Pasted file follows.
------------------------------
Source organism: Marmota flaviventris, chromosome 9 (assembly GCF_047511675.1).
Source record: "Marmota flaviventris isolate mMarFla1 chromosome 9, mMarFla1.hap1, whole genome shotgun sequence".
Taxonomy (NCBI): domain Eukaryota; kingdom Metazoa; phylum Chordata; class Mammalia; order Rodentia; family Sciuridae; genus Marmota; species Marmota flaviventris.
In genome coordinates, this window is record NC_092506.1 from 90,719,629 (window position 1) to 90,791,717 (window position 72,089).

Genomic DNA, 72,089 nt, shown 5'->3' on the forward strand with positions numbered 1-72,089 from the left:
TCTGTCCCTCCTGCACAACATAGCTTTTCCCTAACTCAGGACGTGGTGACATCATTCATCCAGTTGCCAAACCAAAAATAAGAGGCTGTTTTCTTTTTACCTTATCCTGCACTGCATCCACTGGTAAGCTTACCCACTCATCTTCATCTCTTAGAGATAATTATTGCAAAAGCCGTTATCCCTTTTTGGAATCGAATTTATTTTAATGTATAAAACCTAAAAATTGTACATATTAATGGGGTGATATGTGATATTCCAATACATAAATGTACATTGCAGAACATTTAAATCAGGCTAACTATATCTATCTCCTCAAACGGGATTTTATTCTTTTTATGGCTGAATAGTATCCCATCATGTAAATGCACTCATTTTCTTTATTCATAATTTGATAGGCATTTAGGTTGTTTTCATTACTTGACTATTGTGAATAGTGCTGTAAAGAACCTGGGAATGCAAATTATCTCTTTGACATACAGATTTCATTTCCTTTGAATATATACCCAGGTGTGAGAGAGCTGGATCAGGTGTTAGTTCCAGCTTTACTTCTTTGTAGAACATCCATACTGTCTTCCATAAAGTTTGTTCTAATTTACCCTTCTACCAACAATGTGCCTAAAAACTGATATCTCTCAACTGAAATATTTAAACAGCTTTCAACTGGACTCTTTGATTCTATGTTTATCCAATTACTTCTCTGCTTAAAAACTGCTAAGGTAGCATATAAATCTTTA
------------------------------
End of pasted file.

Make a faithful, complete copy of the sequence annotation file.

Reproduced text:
Source organism: Marmota flaviventris, chromosome 9 (assembly GCF_047511675.1).
Source record: "Marmota flaviventris isolate mMarFla1 chromosome 9, mMarFla1.hap1, whole genome shotgun sequence".
Taxonomy (NCBI): domain Eukaryota; kingdom Metazoa; phylum Chordata; class Mammalia; order Rodentia; family Sciuridae; genus Marmota; species Marmota flaviventris.
In genome coordinates, this window is record NC_092506.1 from 90,719,629 (window position 1) to 90,791,717 (window position 72,089).

Genomic DNA, 72,089 nt, shown 5'->3' on the forward strand with positions numbered 1-72,089 from the left:
TCTGTCCCTCCTGCACAACATAGCTTTTCCCTAACTCAGGACGTGGTGACATCATTCATCCAGTTGCCAAACCAAAAATAAGAGGCTGTTTTCTTTTTACCTTATCCTGCACTGCATCCACTGGTAAGCTTACCCACTCATCTTCATCTCTTAGAGATAATTATTGCAAAAGCCGTTATCCCTTTTTGGAATCGAATTTATTTTAATGTATAAAACCTAAAAATTGTACATATTAATGGGGTGATATGTGATATTCCAATACATAAATGTACATTGCAGAACATTTAAATCAGGCTAACTATATCTATCTCCTCAAACGGGATTTTATTCTTTTTATGGCTGAATAGTATCCCATCATGTAAATGCACTCATTTTCTTTATTCATAATTTGATAGGCATTTAGGTTGTTTTCATTACTTGACTATTGTGAATAGTGCTGTAAAGAACCTGGGAATGCAAATTATCTCTTTGACATACAGATTTCATTTCCTTTGAATATATACCCAGGTGTGAGAGAGCTGGATCAGGTGTTAGTTCCAGCTTTACTTCTTTGTAGAACATCCATACTGTCTTCCATAAAGTTTGTTCTAATTTACCCTTCTACCAACAATGTGCCTAAAAACTGATATCTCTCAACTGAAATATTTAAACAGCTTTCAACTGGACTCTTTGATTCTATGTTTATCCAATTACTTCTCTGCTTAAAAACTGCTAAGGTAGCATATAAATCTTTA